The Tax Cuts and Jobs Act has altered our finances and the profitability of investments. Much of the media coverage around the new rules has been on its negative sides. However, some positive financial opportunities exist for those who educate themselves and act on new breaks.
The new tax law both safeguards some crucial breaks and offers new ones. Some of these give real estate investors great advantages in accruing wealth and keeping tax liabilities down. For those already feeling the burn of filing income taxes, hope is out there. This advice is especially true for those who expand real estate investments or start real estate investing in 2018.
While the Tax Cuts and Jobs Act (TCJA) was one of the most controversial and confusing legal and tax changes in decades, the TCJA may actually bring many benefits to those who learn how to use them and seek out professional advice.
Who wins and loses will depend a lot on personal money moves made in the next few weeks. Accounting and tax advisors providing strategy and tax preparation services are also very crucial. Buying real estate in 2018 can make all the difference in your refund.
Bonus Depreciation For Business Owners And Real Estate Investors
The TCJA has opened a new window of opportunity for investors and property buyers to enjoy a 100% first-year bonus depreciation deduction. This break is retroactive for 2017 tax filings on property acquired and in service by September 2017. This break will be available until 2022, when it begins to be reduced by 20% per year until phased out.
The bonus depreciation deduction on improvements to real estate may apply to many home improvement changes.
Reduced Corporate Taxes
One of the biggest changes in the TCJA is the cut to the corporate income tax rate. The rate is now just 21%, down from a maximum rate of 35%. The TCJA has also incentivized corporations to bring back money from overseas and reinvest it in the U.S. New rates for repatriating and reinvesting money at home go as low as 8%.
Additionally, pass-through income from business entities such as LLCs now gets a 20% deduction on qualified income. This change allows successful existing real estate firms to expand and enjoy better profitability. Additionally, doing so can be more appealing and advantageous to launch new real estate startups or get started in real estate investing through legal entities like limited liability companies.
Internal Revenue Code Section 1031 allows real estate owners to trade up or diversify their investment portfolios without taking any immediate tax hit. These capital gains tax-deferring benefits have also been protected in the tax law overhaul. With the new income and depreciation breaks and other less-friendly parts of the TCJA, this may a crucial time to restructure real estate portfolios to reduce tax exposure, while setting up years of compounding gains and double-digit tax savings.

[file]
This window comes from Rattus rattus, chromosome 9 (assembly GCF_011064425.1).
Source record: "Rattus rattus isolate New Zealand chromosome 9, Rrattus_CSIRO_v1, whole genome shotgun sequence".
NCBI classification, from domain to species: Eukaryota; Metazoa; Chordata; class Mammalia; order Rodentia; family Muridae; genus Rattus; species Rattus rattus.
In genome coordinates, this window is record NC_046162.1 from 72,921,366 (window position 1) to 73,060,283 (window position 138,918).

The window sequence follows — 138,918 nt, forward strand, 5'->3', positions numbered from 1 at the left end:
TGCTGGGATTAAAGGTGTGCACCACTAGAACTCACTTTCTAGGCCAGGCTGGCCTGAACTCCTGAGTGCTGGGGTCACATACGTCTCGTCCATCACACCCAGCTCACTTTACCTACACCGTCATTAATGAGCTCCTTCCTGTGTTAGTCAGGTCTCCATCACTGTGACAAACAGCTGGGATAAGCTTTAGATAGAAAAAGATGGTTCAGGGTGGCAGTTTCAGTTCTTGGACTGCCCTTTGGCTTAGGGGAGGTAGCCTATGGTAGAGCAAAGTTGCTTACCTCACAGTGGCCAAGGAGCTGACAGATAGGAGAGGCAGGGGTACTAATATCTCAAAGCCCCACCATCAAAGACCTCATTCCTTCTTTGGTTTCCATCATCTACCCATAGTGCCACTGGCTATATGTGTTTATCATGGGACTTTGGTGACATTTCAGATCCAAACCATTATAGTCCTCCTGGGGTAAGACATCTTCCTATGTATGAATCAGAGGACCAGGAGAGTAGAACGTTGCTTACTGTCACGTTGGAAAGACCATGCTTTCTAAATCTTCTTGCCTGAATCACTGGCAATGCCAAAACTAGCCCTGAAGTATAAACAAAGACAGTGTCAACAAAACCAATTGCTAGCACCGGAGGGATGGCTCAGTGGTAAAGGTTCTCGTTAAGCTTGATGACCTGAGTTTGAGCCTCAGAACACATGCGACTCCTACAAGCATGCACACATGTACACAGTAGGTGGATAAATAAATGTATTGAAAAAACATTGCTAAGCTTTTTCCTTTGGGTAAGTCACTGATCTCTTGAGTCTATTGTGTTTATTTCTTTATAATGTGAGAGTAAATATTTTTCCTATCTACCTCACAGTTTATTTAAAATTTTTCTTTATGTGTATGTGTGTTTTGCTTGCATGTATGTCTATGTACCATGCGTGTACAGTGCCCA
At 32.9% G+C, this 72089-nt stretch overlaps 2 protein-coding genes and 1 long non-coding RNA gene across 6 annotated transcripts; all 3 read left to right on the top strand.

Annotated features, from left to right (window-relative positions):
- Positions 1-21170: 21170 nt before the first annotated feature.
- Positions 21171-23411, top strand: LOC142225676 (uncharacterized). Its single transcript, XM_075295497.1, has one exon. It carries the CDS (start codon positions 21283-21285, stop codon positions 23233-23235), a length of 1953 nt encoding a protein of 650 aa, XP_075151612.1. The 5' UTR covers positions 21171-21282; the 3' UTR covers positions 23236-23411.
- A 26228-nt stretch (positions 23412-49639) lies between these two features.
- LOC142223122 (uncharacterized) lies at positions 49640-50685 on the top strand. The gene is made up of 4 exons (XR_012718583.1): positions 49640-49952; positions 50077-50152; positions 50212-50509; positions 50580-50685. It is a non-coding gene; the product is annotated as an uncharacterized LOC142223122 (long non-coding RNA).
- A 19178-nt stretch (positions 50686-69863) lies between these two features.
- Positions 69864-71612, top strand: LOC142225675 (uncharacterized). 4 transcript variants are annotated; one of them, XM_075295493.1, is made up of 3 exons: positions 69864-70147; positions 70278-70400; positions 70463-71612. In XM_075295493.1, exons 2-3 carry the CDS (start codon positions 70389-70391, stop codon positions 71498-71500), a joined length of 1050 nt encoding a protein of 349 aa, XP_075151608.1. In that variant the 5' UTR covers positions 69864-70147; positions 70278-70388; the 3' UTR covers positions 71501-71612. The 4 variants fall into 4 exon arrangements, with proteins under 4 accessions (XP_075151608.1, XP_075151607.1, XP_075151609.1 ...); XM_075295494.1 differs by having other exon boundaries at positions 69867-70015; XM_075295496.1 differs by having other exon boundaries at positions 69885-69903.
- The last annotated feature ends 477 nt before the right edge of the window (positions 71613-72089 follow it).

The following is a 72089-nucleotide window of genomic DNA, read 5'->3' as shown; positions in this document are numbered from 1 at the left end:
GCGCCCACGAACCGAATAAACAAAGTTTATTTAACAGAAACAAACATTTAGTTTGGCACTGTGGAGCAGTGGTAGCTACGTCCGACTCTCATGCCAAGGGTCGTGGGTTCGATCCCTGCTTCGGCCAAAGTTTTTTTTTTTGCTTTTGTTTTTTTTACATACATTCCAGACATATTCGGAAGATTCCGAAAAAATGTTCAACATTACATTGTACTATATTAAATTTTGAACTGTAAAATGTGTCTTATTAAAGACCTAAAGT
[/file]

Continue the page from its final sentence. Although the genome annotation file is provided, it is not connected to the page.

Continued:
Retirement Account Investments And Contributions
One of the most critical sets of tax benefits saved in this tax law overhaul are those related to longer-term savings and investments. This includes contributions to Education Savings Accounts (ESAs) and Health Savings Accounts (HSAs), though most notably it applies to contributions and investments made in 401(k) plans and IRAs.
Depending on which type of account is used, individuals may enjoy immediate reductions to taxable income. While the stock market and cryptocurrencies may have recently given retirement investors a scare, rolling over to self-directed retirement accounts can help supersize allowable contributions. This move allows catching up on savings and enable investment in real estate. These accounts can invest directly in real estate, real estate businesses, private mortgages and mortgage loans notes, partnerships and IRA LLCs or real estate IRAs.
Many rules have changed with the passing of the Tax Cuts and Jobs Act. Some important ones didn’t change. Some individuals need to urgently act to avoid a harsh tax hit this year and looking forward. This is especially true for those with new limitations on state and local income taxes and in high property tax states. While much remains complicated, one thing is clear: The advantage will go to those who make smart business and real estate investments sooner rather than later. Speak to your tax accountant, financial planner and real estate advisor, and get advice for your unique situation. Then act promptly.
Call Scott A. Kunkel, CPA PC today in North Richland Hills at 817-498-1040 to have a chat about your real estate business health.
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